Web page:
A Rural life in the 70s-Chapter 9

Home  /  A Rural life in the 70s  /  A Rural life in the 70s-Chapter 9

A Rural life in the 70s-Chapter 9

Post type Image 5
Tracy Pan Comment
Blog Post Like

Chapter 9

Autumn suddenly showed some excitement on her face. She turned back to get a metal bucket. Then she poured half of the rice in the bowl into the bucket and withdrew it. After thinking for a while, she took out the half a bag of rice that she had put in before… It seemed that the amount of rice did not change.

Autumn put the rice bag into an empty urn in the corner of the house, then came out with half a bowl of rice. She washed it and put it into the pot with two eggs. She then put them on the kitchen stove and began heating it.

Wang Chenghe looked at the white rice in the pot with eager eyes, swallowing.

“Autumn, is it rice that you just put into the pot? I’ve seen it in my grandmother’s home. It smells very good, but only Chenggui and youngest aunt were allowed to have some. They hid it from me…” Wang Chenghe said in a grievance.

Autumn didn’t know whether to cry or laugh. In their village, the rice was rare. Only the people who worked outside could bring two kilos of rice back and it was only enough for a bowl of porridge for the elderly and children.

It was not weird that Wang Chenghe swallowed when he saw the rice.

The rice in her grandma’s home should have been brought by her third uncle who was a temporary worker in the town… Otherwise, her grandma would not be willing to share with Chenggui.

“I have put enough rice in the pot so that you can have a good taste today!” Autumn extended an invitation. They had been living a hard life, but they could afford a bowl of rice porridge… What’s more, her three older cousins were all good boys. Her youngest cousin was her best friend in her previous life.

“Oh, really?” Wang Chenghe couldn’t believe it. Could he really eat such precious rice? Wasn’t it for Aunt Xiulian especially?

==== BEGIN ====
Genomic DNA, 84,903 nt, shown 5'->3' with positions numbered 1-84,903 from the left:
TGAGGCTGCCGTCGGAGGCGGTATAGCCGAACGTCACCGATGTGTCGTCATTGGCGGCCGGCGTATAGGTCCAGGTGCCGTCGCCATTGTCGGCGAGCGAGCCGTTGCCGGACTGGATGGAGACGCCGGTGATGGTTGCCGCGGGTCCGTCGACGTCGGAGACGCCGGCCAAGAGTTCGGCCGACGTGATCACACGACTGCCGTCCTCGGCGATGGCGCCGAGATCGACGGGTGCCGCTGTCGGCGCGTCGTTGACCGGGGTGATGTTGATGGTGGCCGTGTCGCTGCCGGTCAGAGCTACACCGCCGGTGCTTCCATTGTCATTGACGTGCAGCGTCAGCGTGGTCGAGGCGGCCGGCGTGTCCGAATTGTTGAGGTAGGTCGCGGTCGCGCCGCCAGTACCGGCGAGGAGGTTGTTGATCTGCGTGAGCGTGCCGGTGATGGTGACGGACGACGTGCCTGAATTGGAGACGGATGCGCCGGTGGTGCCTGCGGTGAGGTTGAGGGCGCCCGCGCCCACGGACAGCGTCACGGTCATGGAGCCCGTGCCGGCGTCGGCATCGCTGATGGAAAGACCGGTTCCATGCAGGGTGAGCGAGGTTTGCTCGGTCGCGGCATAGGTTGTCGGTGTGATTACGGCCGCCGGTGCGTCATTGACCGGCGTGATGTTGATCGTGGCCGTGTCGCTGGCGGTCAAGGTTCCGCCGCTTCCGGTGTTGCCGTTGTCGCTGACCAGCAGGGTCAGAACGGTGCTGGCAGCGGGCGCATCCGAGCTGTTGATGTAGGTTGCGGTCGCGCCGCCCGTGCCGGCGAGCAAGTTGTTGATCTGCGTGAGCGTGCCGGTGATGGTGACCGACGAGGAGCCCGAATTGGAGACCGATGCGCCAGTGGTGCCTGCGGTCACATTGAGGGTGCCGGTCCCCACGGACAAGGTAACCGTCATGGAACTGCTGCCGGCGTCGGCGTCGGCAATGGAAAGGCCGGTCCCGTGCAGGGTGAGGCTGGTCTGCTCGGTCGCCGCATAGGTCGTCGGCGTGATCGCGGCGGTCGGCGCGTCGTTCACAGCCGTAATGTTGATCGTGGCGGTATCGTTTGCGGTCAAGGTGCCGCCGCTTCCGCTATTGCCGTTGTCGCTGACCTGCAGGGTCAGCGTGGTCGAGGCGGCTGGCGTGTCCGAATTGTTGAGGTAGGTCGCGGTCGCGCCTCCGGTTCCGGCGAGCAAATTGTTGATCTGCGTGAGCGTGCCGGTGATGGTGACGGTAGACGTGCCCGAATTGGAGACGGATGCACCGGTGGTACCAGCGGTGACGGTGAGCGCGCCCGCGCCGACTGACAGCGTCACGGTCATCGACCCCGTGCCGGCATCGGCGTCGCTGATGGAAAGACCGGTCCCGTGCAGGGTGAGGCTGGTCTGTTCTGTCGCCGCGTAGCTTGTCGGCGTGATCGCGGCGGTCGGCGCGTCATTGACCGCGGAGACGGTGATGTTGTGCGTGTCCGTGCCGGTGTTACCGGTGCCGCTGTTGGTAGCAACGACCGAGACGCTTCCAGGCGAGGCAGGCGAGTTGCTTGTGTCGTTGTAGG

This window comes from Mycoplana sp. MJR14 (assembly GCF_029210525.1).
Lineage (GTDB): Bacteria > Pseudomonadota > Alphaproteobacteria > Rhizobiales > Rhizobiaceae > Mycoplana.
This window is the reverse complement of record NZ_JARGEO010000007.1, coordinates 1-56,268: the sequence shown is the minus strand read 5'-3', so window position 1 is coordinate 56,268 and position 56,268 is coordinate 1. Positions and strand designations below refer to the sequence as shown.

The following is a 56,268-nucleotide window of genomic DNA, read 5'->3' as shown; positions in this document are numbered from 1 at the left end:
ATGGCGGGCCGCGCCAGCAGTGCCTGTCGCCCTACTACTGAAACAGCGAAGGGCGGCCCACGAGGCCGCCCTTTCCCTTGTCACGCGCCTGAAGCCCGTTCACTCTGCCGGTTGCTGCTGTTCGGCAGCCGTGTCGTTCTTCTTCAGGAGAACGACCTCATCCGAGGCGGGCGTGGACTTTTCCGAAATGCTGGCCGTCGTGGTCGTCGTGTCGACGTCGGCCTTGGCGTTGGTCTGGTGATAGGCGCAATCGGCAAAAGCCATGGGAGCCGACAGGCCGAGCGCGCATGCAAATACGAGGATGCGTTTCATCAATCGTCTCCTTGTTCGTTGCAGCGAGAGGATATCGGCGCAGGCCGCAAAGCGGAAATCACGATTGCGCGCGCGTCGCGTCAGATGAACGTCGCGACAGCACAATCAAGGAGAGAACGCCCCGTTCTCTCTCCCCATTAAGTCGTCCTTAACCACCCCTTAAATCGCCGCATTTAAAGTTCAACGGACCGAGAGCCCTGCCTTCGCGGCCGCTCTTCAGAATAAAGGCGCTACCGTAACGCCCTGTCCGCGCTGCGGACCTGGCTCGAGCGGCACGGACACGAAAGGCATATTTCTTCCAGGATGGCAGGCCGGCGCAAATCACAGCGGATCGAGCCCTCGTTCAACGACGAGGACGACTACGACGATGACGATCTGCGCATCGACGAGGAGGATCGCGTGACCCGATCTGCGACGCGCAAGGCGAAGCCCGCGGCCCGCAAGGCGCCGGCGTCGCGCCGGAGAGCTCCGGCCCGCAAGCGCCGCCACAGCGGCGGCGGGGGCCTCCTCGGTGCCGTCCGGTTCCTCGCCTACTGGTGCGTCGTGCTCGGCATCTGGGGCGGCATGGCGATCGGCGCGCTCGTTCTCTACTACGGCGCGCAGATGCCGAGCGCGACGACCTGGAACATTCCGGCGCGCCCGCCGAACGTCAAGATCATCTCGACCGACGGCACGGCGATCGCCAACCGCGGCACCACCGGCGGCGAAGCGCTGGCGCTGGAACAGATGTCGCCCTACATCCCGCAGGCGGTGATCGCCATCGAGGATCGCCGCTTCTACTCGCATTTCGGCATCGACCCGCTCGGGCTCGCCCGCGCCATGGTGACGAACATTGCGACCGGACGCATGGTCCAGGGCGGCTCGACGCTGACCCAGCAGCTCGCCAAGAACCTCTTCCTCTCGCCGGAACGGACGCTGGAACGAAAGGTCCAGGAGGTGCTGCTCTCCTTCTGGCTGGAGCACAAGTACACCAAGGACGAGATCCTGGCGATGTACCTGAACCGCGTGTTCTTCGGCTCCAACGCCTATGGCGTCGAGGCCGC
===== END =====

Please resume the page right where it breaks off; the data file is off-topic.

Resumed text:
Looking at the stupid look of her third cousin, Autumn couldn’t help grinning. “Yes, for real!”

Seeing Wei Hongmei coming out of the room, Wang Chenghe, who was full of joy, walked up to show off. “Mum, Autumn is cooking rice and she invited me to have lunch here.”

“Be sensible! Rice is a precious thing. How can you eat it?” Wei Hongmei gave Wang Chenghe a slap, and unceremoniously scolded him.

Looking at Wang Chenghe’s sad face, Autumn stopped Wei Hongmei and said with a smile, “Aunt Hongmei, I have cooked half a pot of rice. My mother and I can’t eat all of it. Let my third cousin stay.”

Hearing this, Wei Hongmei, who felt sorry for her son, agreed at once. “Since you said so, I will allow him to have lunch here… By the way, you don’t have enough food at home, do you?” “I made plenty of steamed bread at home; let your cousin bring you some. They will be enough for you and your mother to eat for days. I also made some pickles. You should take some as well.”

Autumn wasn’t courteous with her. She agreed with a smile. Then she entered the house, filled the gourd with rice, and gave it back to her. “Aunt Hongmei, I received a few pounds of rice. Take some of it and cook porridge for my second cousin.”

“Hey, you girl. You should save the rice for your mother. Don’t give it to me. Your second cousin has a big appetite and he eats a lot… He doesn’t need rice.” Wei Hongmei refused.

Autumn stood on her tiptoes and stuffed the gourd into Wei Hongmei’s arms. She said with a smile, “Aunt Hongmei, it is only a little, just give my cousins a taste.”